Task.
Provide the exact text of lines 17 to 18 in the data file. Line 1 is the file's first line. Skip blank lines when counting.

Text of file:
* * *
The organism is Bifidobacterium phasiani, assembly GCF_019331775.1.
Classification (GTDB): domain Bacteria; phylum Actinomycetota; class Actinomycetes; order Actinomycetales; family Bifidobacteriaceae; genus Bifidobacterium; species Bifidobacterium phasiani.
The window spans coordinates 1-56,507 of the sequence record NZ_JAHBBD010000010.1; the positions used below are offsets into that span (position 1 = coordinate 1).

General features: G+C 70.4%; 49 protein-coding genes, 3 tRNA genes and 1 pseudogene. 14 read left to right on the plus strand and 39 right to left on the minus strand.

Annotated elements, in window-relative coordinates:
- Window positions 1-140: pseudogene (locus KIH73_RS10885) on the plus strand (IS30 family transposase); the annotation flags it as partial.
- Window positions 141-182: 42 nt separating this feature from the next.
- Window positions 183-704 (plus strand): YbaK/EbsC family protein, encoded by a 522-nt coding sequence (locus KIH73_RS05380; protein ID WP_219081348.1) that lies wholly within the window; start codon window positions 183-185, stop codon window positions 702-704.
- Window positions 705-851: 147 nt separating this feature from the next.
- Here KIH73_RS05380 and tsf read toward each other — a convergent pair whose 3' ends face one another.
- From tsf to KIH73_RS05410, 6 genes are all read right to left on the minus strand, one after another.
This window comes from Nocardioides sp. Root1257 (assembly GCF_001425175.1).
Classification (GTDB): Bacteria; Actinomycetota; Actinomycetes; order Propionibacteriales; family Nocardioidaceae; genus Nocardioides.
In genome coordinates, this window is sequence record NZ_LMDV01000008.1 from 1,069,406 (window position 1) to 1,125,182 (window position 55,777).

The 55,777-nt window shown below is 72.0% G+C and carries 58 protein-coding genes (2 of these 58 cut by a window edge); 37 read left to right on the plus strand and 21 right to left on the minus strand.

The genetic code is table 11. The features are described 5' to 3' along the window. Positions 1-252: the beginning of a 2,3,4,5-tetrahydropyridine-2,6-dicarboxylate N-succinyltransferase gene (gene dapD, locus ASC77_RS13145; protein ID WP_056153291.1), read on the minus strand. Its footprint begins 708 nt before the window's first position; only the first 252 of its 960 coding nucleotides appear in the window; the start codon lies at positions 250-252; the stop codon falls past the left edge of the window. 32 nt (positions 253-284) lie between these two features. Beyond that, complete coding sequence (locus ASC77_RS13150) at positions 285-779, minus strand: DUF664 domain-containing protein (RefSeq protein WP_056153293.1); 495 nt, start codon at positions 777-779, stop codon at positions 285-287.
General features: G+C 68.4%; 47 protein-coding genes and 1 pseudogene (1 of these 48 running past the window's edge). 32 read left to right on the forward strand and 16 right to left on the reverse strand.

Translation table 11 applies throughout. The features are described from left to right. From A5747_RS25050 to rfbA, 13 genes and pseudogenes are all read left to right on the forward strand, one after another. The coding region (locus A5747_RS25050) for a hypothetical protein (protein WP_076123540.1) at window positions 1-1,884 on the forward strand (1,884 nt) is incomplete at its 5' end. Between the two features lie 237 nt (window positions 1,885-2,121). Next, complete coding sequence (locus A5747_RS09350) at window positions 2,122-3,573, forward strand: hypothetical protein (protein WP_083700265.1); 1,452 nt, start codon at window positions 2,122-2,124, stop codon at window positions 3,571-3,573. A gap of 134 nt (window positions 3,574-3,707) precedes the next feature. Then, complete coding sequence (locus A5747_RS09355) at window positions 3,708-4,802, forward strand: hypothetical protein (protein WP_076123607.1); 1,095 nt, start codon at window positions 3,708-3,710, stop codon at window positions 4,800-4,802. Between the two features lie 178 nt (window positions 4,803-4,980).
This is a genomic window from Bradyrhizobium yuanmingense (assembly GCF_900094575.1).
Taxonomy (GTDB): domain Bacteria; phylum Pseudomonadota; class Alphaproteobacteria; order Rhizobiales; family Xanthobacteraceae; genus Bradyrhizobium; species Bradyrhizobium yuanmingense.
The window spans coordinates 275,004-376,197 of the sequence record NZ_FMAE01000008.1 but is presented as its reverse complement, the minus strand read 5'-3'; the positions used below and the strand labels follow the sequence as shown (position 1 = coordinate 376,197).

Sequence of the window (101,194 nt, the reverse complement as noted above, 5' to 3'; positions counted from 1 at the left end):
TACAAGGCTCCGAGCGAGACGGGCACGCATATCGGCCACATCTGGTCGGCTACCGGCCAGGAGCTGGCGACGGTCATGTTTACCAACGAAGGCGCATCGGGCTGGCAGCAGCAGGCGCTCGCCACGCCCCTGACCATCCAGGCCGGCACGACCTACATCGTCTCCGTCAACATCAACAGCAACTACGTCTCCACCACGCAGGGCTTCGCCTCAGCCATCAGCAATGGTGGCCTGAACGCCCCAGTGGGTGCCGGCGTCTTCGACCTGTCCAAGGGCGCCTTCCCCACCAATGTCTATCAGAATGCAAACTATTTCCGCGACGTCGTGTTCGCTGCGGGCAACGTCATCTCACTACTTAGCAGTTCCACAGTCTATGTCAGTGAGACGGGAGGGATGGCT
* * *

General features: G+C 68.4%; 47 protein-coding genes and 1 pseudogene (1 of these 48 running past the window's edge). 32 read left to right on the forward strand and 16 right to left on the reverse strand.

Translation table 11 applies throughout. The features are described from left to right. From A5747_RS25050 to rfbA, 13 genes and pseudogenes are all read left to right on the forward strand, one after another. The coding region (locus A5747_RS25050) for a hypothetical protein (protein WP_076123540.1) at window positions 1-1,884 on the forward strand (1,884 nt) is incomplete at its 5' end. Between the two features lie 237 nt (window positions 1,885-2,121). Next, complete coding sequence (locus A5747_RS09350) at window positions 2,122-3,573, forward strand: hypothetical protein (protein WP_083700265.1); 1,452 nt, start codon at window positions 2,122-2,124, stop codon at window positions 3,571-3,573. A gap of 134 nt (window positions 3,574-3,707) precedes the next feature. Then, complete coding sequence (locus A5747_RS09355) at window positions 3,708-4,802, forward strand: hypothetical protein (protein WP_076123607.1); 1,095 nt, start codon at window positions 3,708-3,710, stop codon at window positions 4,800-4,802. Between the two features lie 178 nt (window positions 4,803-4,980).